The flag of the City of Rio de Janeiro or flag of São Sebastião do Rio de Janeiro (English: flag of Saint Sebastian of Rio de Janeiro) consists of a white rectangle with a blue saltire behind the coat of arms of the city of Rio de Janeiro, which is displayed red in the center. Its basic design has changed little since it was adopted on July 8, 1908, except during period from 1960 to 1975 when the municipality of Rio de Janeiro was known as Guanabara State. It was made from the flag of the Galicia (before it changed) and Russian Navy (with some changes).
The flag of the City of Rio de Janeiro is a white field with two blue stripes, placed diagonally, forming a band and a bar (that is, in the shape of a saltire, or a St. Andrew's cross). On the crossing of the band and the bar, the city's coat of arms—a sixth in proportion to the total field—appears in red. The city's coat of arms has the following heraldic composition: on a red field, there are three silver arrows surmounted by a silver armillary sphere, and over all a silver Phrygian cap. Supporting the shield are two red dolphins, holding at their right a laurel branch and at their left an oak branch. The crest of the shield is a mural crown of five towers, also red.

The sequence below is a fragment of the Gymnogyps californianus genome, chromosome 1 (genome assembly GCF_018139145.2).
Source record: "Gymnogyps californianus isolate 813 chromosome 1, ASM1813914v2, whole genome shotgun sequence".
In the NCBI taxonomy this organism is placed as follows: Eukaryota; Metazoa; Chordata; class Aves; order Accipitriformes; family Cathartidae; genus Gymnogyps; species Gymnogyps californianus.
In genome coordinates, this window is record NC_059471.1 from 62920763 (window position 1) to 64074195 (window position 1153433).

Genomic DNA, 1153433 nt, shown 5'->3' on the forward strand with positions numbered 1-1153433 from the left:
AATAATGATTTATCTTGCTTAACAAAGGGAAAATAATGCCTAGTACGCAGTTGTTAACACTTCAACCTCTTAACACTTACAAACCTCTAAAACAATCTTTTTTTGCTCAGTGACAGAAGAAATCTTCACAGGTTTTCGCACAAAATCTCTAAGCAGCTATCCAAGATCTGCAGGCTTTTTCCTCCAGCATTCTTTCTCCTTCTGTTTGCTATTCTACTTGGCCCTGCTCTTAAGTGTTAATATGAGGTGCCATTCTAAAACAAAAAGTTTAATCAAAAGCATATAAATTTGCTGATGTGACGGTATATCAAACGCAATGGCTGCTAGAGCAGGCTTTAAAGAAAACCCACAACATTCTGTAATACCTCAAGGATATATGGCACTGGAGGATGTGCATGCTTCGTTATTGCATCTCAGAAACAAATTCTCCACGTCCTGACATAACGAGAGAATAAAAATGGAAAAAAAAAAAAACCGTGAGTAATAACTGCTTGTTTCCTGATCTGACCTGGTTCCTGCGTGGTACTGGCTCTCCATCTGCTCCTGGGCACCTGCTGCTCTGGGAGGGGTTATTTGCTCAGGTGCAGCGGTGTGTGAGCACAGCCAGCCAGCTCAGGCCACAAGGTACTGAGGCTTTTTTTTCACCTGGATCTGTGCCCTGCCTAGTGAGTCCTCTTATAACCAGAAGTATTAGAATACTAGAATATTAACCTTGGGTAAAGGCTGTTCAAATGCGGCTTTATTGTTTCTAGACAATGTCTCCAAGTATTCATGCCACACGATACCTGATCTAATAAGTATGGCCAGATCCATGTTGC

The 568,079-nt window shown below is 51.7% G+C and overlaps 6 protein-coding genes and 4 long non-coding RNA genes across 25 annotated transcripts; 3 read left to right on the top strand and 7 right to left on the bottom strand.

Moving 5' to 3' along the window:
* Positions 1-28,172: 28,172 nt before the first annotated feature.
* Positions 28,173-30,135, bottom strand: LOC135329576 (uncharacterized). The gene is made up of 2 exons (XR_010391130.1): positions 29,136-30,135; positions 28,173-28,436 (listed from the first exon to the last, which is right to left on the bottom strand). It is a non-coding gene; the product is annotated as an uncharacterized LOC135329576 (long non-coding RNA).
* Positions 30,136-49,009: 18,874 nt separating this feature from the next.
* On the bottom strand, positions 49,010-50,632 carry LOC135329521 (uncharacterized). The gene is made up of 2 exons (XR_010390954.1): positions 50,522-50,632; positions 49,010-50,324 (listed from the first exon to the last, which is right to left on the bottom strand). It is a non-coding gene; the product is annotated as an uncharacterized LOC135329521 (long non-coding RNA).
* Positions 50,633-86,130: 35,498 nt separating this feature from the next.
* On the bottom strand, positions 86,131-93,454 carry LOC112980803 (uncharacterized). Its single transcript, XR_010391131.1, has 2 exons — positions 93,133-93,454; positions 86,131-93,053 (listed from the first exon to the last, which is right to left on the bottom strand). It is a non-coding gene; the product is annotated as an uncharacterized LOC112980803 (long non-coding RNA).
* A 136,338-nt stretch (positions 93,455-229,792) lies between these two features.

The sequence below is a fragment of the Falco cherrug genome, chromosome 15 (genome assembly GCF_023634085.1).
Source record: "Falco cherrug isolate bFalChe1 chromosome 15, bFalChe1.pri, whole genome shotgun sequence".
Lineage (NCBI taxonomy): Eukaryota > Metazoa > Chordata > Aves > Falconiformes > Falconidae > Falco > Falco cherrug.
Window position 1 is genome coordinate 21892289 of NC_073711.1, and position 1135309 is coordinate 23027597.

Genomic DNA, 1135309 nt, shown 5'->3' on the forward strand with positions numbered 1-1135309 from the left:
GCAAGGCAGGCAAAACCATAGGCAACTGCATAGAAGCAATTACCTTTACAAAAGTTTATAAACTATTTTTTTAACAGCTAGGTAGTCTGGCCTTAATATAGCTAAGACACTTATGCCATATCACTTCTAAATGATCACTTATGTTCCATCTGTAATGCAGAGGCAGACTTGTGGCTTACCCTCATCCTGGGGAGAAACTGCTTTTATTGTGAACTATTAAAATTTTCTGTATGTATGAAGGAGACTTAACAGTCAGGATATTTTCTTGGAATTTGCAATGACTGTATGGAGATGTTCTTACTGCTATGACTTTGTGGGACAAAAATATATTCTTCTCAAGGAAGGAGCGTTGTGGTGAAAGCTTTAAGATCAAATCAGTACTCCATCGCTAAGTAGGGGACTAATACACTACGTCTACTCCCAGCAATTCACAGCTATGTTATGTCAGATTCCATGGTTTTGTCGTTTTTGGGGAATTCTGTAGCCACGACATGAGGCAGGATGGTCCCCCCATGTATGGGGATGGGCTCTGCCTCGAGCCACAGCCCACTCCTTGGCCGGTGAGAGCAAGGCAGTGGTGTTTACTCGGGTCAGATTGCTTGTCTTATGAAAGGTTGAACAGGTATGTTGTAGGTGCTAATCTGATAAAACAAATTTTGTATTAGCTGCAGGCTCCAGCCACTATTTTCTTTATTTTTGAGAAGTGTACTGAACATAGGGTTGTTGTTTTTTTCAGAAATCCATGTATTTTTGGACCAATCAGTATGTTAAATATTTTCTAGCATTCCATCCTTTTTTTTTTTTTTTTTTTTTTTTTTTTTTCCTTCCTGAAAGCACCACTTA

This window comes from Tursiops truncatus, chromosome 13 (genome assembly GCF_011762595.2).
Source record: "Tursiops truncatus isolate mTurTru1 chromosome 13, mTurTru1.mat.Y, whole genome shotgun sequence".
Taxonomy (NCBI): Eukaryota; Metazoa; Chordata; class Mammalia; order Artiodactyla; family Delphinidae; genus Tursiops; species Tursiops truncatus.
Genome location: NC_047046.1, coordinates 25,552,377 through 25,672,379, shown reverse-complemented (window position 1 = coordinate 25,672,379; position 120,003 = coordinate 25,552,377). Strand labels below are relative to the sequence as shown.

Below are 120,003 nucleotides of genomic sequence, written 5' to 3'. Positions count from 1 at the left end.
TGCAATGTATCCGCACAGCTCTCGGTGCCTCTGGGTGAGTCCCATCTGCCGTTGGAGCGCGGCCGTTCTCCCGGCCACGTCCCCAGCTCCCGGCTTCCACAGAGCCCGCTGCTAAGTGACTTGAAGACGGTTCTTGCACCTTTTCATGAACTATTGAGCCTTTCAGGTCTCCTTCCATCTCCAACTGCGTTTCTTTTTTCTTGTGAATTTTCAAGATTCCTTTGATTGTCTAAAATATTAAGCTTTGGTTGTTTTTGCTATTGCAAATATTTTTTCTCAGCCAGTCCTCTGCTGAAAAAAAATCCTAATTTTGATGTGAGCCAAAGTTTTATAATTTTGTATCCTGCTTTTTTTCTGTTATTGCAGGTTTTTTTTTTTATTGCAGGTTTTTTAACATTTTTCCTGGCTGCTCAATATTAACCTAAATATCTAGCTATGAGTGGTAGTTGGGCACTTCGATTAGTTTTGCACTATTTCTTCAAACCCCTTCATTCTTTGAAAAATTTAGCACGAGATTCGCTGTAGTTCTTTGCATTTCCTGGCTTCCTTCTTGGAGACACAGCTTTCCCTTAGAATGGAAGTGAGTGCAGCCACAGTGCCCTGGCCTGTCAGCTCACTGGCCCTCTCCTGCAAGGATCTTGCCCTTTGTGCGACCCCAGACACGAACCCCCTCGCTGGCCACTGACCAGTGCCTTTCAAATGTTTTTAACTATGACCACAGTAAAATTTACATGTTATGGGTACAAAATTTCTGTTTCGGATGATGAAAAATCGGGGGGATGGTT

The tinctures, or heraldic colors, of the coat of arms on this shield are altered from the traditional coat of arms, which has a blue field, golden arrows and sphere, and a red Phrygian cap. The dolphins are normally silver, the leaves they hold green, and the mural crown gold.
The blue and white of the flag symbolize the Portuguese origin of the city, as they are the traditional colors of the Portuguese monarchy, adopted since the creation of the County of Portugal in 1097. (It was only after the proclamation of the Portuguese Republic on October 5, 1910 that Portugal began to use the colors dark green and red on their flag.) The color red on the flag of Rio de Janeiro symbolizes the blood shed by Saint Sebastian, the saintly patron of the city, as well as the blood shed by the city's founder, Estácio de Sá, and the early settlers of Rio de Janeiro.